Welcome to the final segment of my series about options and how to use them properly. If you are visiting for the first time please reference the previous articles in this series:
- How To Use Bull Call Spreads
- How I Use Bear Call Spreads
- How To Use Bull Put Spreads
- How To Use Bear Put Spreads
- Buying Options Is A Fool’s Errand
- Selling Options – How To Start Your Own Casino
- How To Sell Options Successfully
- How To Sell Covered Calls
Last segment I walked you through how I sell covered calls. Today I’m going to show you how I find great candidates for the covered call strategy and how I execute the trade.
Finding Great Candidates
The desired result when selling a covered call is to have the stock called away from you. This means that I count on making a profit from the capital gain and the premium. There are two factors that make for a good covered call strategy:
Extreme Optimism when a business is fairly valued and Extreme Pessimism within a great business!
Let me explain…
At the end of 2010, Netflix was the buzz everywhere, people in my office were talking about it, advertisements on the web were rampant, the forums at Motley Fool were buzzing about the company’s promise, in short everyone and their mother was talking about Netflix. When I took a quick glance at the stock I saw that their P/E ratio was around 25. I don’t use the P/E ratio metric when considering purchasing a stock, instead I use the cash flow measurement. However, I wasn’t interested in purchasing this stock, I was interested in making a relatively quick and low risk profit. I consider a P/E ratio of 25 very expensive, however Netflix was considered a consumer tech stock and from past experience tech growth stocks are known to trade at ridiculously insane P/E ratios. If you need a point of reference just think about the 2000 tech bubble or the most recent bell weather Apple.
The next step I took was looking at a basic technical indicator, the simple moving average (SMA). I use the SMA of 120, there is nothing magical about this number you could probably use 115 or 125 and be just fine but I’m looking for the overall trend in the stock. Here is what I saw:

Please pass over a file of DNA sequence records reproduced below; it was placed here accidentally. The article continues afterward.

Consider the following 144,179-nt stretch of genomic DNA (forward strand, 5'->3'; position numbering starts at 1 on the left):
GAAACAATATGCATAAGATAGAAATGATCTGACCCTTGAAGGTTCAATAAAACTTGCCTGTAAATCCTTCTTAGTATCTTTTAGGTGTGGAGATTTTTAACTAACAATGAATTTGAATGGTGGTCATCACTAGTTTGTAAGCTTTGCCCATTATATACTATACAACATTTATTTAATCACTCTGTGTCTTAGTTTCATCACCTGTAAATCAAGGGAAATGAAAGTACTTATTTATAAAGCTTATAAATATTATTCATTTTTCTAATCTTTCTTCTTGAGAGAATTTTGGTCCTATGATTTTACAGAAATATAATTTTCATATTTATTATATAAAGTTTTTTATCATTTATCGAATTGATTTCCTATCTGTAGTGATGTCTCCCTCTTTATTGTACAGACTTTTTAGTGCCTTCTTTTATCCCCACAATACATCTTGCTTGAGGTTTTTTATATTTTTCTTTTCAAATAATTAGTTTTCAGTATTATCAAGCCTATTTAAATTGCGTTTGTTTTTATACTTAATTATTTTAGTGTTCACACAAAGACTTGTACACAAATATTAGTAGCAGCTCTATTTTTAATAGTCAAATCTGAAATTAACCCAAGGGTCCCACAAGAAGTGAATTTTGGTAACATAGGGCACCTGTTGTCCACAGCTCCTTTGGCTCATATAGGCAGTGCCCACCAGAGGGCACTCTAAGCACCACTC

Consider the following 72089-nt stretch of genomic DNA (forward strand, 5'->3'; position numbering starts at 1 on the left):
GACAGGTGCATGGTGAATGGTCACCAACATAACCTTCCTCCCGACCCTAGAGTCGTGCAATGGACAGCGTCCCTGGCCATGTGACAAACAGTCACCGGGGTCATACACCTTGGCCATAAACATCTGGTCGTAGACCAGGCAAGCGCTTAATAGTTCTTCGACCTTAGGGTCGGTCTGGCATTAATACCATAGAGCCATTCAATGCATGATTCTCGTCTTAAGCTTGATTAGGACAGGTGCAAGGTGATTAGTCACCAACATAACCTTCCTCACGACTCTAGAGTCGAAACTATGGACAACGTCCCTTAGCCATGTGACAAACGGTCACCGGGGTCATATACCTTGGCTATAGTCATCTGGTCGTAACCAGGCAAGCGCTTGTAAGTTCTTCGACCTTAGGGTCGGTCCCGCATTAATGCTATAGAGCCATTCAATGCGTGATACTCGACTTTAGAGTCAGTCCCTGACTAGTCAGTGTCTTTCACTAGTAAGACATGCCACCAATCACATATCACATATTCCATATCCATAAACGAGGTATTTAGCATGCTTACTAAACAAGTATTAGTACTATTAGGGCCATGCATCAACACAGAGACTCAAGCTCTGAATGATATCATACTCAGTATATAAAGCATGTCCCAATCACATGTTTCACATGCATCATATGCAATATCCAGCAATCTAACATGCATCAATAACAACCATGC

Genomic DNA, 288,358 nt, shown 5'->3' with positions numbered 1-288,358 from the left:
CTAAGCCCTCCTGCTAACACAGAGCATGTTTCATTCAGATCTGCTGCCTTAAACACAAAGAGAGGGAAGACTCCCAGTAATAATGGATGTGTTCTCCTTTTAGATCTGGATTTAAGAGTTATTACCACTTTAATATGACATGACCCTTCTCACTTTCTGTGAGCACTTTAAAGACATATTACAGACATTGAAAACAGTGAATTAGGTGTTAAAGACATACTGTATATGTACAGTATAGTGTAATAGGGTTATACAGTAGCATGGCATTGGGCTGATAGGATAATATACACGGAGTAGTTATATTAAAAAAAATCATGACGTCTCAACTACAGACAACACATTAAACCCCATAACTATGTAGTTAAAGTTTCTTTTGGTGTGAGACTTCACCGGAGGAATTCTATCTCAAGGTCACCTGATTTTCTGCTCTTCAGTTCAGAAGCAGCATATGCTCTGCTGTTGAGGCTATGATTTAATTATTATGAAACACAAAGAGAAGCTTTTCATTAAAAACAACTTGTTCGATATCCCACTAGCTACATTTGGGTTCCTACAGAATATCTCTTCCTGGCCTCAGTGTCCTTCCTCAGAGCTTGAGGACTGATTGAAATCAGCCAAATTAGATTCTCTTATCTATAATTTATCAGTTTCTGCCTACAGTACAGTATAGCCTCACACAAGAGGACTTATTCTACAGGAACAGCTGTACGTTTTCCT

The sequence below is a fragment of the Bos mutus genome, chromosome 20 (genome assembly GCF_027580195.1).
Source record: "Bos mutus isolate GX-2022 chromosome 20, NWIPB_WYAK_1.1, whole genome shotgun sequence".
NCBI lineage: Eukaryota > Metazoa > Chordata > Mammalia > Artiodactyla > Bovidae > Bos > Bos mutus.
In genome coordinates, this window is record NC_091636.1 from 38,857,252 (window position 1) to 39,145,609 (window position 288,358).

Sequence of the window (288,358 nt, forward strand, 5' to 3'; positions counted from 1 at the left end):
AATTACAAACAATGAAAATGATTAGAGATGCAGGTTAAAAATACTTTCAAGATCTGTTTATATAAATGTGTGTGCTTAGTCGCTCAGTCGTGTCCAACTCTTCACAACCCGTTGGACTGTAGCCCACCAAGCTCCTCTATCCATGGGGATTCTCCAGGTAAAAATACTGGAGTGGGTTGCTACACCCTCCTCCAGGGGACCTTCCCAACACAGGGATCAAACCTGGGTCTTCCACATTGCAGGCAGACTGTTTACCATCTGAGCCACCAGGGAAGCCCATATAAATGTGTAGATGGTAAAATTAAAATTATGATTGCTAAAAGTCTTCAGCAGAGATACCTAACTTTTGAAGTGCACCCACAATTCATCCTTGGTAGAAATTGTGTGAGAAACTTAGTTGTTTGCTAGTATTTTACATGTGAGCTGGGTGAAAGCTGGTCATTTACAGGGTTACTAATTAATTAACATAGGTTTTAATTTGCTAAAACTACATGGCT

As you can see Netflix was trading above its 120 SMA. This is a bullish trend. Additionally Netflix was hitting 52 week highs, which is another bullish indicator. The setup was perfect!
When selling covered calls I typically try and sell calls that are 90 days out. I find that this is when time decay really starts to pick up. In this case I looked at the March and April calls. Let’s take a look at how Netflix performed over the next couple months.
As you can see the stock almost doubled within the time frame of my covered call. This drove me crazy to say the least! I spent around $5200 for the shares of Netflix and made a small 5-6% profit when I factored in capital gains and the premium but geez I could have doubled my money if I had held the stock outright! Sadly this is the risk you take when selling covered calls but I knew when entering the trade I didn’t want to own this stock long term. It didn’t pay a dividend and it was extremely overvalued in terms of value investing. I remember this trade so vividly because I have never been so upset while making money! However at the end of the day I had to remember that long term investing is a war of attrition. I have to constantly and consistently win small battles in order to be victorious. Going head to head with wall street giants is for fools or the insane!
The next covered call strategy is my personal favorite! Finding great businesses that have extreme pessimism based on a situation or scenario that will blow over.
In November Western Union announced earnings that were less than stellar and the market in my opinion overreacted giving the stock a 33% haircut overnight, take a look!
This was AWFUL for current investors and had I been invested in the stock I would have been forced to sell because of my NO EXCUSE 25% STOP LOSS rule. But as we know with investing, “One man’s pain is another man’s opportunity!” And this my friends was an opportunity for me!
At $12.40 WU traded at 7 times positive cash flow and paid an annual dividend of 4% The company continually buys back it’s own stock and had steady cash flow. In order to take advantage of the market’s over reaction I sold a covered call.
Here is how it turned out!
I was able to make 2.9% return on my money within 6 weeks which isn’t bad at all, if I conducted that type of trade every six weeks it would be an annualized gain of over 20%.
The covered call strategy if done correctly isn’t sexy. Chances are you would have made money if you held the stock outright however I would urge you not to beat yourself up. Remember we are in this for the long haul, I love sleeping well at night knowing my investments are low risk!
Does my covered call strategy have any similarities to your covered call strategy? How do you trade covered calls?
Here’s to our Wealth!